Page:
FROM THE BANDIT’S CANTINA BAD JOKE LIBRARY--JEFF FOXWORTHY COMMENTING ON IOWA!! If you're proud that your region makes the national news at least 96 times each year because it's the hottest or the coldest... spot in
the nation, you might live in Spencer, Iowa
If your dad's suntan stops at a line curving around the middle of his forehead, you might farm in Carroll, Iowa.

If you have worn shorts and a parka at the same time, you might live in Spirit Lake , Iowa.

If your town has an equal number of bars and churches, you might live in Maple River , Iowa.

If you have had a lengthy telephone conversation with someone who
dialed a wrong number, you might live in Anthon , Iowa.

YOU KNOW YOU ARE A TRUE Iowan WHEN 'Vacation' means going east or west on I-80 for the weekend...

If you measure distance in hours, you might live in Iowa.

If you know several people who have hit a deer more than once, you
might live in Sac City , Iowa.

If you often switch from 'Heat' to 'A/C' in the same day and back
again, you might live in Denison, Iowa.

If you can drive 65 mph through 2 feet of snow during a raging blizzard, without flinching, you might live Mapleton, Iowa.

If you see people wearing camouflage at social events (including weddings), you might live in Battle Creek, Iowa.

If you install security lights on your house and garage and leave both unlocked, you might live in Danbury, Iowa.

If you carry jumper cables in your car, and your girlfriend knows how to use them, you might live in Correctionville, Iowa.

If you design your kid's Halloween costume to fit over a snowsuit, you might live in Northern Iowa.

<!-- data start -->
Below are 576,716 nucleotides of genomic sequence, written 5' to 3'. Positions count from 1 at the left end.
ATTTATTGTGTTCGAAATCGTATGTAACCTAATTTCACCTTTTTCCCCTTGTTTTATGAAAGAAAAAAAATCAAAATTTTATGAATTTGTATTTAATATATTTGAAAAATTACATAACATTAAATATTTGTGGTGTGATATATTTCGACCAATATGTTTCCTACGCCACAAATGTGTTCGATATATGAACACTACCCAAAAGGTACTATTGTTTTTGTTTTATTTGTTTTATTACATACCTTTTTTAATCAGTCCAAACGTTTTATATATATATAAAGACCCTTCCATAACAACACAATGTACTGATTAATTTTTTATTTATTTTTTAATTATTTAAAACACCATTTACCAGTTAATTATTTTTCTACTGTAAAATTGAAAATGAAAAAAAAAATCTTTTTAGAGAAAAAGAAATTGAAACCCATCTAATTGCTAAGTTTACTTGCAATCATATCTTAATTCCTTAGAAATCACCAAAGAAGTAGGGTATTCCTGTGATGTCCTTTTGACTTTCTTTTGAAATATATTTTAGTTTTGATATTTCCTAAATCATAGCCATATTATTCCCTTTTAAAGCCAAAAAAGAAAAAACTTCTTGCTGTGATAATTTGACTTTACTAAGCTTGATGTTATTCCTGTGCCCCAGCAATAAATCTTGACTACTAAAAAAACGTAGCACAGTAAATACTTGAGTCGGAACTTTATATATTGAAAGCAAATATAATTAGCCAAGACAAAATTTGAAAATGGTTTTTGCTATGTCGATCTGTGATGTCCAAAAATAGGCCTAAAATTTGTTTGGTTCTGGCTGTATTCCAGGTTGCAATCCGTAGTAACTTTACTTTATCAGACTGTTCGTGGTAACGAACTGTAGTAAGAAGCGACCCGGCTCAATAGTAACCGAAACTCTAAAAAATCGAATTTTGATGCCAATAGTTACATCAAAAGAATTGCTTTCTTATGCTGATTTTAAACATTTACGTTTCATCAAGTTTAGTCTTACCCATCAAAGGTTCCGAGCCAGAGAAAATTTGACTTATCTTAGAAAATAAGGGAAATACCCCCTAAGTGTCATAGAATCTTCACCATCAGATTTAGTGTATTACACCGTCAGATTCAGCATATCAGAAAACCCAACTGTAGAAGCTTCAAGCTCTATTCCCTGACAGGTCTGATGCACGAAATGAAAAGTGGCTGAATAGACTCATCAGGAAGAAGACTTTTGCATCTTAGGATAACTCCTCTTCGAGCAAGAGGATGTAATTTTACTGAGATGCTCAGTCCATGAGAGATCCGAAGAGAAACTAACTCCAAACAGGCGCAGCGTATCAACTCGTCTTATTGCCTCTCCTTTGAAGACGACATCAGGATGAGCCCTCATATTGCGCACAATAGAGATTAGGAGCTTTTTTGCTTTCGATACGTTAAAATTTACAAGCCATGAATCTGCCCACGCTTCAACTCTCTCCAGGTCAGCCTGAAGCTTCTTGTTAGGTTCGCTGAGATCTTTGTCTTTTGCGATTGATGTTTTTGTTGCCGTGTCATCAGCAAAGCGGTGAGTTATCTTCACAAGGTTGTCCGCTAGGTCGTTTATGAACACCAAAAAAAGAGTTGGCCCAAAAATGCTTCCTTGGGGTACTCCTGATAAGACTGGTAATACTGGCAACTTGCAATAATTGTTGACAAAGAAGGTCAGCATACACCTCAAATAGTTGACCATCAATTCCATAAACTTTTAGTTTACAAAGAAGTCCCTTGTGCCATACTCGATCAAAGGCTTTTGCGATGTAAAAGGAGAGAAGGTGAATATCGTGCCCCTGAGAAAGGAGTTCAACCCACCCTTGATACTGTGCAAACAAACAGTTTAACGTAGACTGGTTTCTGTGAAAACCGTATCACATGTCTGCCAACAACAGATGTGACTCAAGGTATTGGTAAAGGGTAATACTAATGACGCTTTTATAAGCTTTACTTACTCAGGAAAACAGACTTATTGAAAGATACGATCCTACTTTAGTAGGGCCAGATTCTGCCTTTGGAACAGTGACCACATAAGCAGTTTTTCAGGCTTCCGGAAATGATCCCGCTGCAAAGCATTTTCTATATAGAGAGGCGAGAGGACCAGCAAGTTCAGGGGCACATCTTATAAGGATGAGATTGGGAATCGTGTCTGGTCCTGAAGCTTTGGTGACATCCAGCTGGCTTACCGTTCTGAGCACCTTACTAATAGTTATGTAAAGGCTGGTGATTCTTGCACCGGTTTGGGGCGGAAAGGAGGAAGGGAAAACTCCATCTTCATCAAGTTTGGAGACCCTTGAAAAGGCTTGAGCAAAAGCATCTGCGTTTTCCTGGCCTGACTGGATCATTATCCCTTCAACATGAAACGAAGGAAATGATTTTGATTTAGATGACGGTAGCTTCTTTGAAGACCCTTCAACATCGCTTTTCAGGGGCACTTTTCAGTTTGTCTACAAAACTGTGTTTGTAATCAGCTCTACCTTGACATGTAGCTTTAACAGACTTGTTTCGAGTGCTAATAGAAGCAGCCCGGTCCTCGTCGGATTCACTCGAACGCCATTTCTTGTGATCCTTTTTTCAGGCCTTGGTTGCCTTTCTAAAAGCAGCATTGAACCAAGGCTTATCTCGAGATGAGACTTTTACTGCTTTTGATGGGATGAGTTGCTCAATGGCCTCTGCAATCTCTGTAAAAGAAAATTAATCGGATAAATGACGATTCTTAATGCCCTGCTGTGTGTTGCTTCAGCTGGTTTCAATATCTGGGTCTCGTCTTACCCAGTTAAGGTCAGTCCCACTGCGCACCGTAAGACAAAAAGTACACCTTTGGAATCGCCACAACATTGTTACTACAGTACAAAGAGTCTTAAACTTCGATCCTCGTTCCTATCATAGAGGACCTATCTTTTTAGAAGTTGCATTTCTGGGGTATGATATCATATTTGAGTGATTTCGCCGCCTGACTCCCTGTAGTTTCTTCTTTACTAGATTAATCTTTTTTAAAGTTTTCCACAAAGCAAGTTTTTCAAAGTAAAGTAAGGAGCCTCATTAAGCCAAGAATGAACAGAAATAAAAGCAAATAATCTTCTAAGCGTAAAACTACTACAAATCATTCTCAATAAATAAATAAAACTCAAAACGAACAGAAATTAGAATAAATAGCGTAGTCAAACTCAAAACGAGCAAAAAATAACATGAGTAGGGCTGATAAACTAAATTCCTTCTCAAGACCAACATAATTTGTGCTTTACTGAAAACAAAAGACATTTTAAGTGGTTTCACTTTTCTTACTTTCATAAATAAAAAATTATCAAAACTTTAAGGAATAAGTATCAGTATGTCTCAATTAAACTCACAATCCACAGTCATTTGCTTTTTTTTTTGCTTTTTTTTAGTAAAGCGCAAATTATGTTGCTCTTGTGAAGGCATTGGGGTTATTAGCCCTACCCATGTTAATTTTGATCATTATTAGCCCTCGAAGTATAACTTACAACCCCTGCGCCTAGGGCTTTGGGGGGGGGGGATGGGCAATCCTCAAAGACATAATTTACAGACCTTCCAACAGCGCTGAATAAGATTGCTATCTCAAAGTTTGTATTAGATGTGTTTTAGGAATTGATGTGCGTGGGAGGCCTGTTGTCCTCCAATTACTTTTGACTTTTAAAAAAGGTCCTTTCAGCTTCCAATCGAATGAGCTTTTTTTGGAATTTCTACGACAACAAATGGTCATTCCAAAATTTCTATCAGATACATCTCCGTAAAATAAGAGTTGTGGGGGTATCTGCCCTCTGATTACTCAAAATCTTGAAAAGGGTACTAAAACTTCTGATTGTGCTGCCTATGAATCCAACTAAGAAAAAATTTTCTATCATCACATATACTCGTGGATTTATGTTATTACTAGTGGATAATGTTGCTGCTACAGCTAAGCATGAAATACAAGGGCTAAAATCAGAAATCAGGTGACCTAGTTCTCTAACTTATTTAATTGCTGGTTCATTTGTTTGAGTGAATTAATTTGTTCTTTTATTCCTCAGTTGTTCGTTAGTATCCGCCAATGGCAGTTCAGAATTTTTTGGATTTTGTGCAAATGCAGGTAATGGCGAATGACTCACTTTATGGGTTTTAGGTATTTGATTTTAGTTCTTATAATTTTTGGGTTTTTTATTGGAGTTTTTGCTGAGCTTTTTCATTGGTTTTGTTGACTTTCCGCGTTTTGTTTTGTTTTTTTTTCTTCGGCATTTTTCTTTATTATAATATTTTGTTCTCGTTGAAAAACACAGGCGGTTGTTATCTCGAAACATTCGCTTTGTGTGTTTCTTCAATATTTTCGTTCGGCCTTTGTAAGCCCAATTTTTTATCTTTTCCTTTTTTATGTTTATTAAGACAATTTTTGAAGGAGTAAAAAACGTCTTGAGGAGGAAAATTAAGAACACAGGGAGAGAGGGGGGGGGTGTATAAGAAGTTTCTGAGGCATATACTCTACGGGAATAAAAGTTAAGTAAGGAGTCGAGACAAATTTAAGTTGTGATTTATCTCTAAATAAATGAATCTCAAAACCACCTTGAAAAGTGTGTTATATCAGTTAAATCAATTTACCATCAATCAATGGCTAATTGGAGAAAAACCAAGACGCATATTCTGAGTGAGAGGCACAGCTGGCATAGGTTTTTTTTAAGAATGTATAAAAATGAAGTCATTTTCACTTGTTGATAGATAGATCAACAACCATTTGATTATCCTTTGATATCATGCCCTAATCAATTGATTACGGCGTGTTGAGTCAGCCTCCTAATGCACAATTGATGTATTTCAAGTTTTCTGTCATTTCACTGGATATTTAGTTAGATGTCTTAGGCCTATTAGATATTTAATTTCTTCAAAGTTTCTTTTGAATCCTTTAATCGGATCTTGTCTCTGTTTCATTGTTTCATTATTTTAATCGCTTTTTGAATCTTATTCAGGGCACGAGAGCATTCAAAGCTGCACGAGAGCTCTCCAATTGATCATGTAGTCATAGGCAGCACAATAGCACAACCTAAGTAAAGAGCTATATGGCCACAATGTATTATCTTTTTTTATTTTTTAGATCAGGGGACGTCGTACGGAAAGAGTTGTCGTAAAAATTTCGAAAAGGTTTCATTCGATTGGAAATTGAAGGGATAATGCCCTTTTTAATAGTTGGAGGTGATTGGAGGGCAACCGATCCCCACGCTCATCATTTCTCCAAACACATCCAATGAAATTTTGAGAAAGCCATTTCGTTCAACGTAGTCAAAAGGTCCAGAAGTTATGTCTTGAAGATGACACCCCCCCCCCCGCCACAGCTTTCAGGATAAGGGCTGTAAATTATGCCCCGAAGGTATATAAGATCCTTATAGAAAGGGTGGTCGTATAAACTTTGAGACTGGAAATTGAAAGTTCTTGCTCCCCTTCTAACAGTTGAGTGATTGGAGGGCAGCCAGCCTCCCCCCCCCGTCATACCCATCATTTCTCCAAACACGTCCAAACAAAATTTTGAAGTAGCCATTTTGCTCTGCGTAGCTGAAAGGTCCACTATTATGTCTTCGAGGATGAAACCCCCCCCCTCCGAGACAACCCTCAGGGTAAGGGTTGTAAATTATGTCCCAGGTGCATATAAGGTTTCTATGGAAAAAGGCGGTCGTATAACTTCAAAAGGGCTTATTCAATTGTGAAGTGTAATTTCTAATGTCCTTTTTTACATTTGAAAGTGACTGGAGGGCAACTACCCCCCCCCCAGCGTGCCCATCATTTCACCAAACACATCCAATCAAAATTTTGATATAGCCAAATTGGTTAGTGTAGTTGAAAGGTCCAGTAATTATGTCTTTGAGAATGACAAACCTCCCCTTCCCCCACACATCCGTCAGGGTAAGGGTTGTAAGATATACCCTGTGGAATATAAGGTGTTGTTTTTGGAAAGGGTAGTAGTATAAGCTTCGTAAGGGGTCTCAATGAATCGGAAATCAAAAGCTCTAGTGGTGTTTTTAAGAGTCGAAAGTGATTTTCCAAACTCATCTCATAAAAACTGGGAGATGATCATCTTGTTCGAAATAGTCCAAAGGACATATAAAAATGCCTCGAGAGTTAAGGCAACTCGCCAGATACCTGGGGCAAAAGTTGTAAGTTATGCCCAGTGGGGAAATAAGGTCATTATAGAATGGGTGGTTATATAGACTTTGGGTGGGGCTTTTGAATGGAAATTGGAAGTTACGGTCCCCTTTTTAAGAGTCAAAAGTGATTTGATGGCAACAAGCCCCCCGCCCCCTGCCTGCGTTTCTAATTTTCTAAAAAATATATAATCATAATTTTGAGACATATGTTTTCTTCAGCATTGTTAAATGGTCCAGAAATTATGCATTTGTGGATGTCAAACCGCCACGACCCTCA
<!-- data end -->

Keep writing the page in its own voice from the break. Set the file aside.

If driving is better in the winter because the potholes are filled with snow, you might live in Ida Grove, Iowa.

If you know all 4 seasons: almost winter, winter, still winter and
road construction, you might live in
Carroll, Iowa.

If your idea of creative landscaping is a statue of a deer next to your blue spruce, you might live in Schleswig, Iowa.

If you were unaware that there is a legal drinking age, you might live in Iowa City , Iowa.

If Going Down South means Missouri, you might live in Council Bluffs, Iowa.

If your neighbor throws a party to celebrate his new pole shed, you might live in Charter Oak, Iowa.

If your idea of going out to eat is a tail gate party every Saturday, you definitely live in Iowa.

If you have more miles on your snow blower than your car; you
might live in Sioux City, Iowa.

If you find 0 degrees to be 'a little chilly', you might live in Washta, Iowa.

--from Andy

CLARA WAGNER--Pioneer female motorcyclist Clara Wagner
In 1907, Clara Wagner became the first female member of the Federation of American Motorcyclists.

Fifty-nine years before Peter Fonda flashed those pearly whites behind the handlebars of his custom Captain American chopper in “Easy Rider,” 18-year-old Clara Marian Wagner was taking top honors in a 365-mile motorcycle endurance race.

Her father owned the Wagner Motorcycle Company. And when Clara joined the Federation of American Motorcyclists (FAM) in 1907 at just 15, she became its first female member. Two years later, when Wagner rolled out a woman’s “drop-frame” bike, Clara slid onto the seat and put the company on the map as the world’s first documented female motorcyclist.

Denied her trophy
In 1910, riding a 4-horsepower motorcycle, Wagner achieved a perfect score of 1000 in a 365-mile endurance race from Chicago to Indianapolis in bad weather, on mud-covered, pothole-pitted roads. She was all of 18. But the judges disqualified her as an “unofficial registrant” on the grounds that motorcycling was too dangerous for women, and denied Wagner the winning trophy.

Though Clara Wagner didn’t come home with the top prize, she became famous when her image appeared on a series of postcards hailing her as “the most successful and experienced lady motorcyclist” who rode the first bike designed especially for women.

--Wednesday’s Women with Sandy Levins

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Do you have names of any news stands selling the new Easyriders magazine| Thanks.

Charlotte, NC
Friday, January 24, 2020
Editor Response No, I don't, but I believe you found one. Mike is going to write a review for the Bikernet News next week.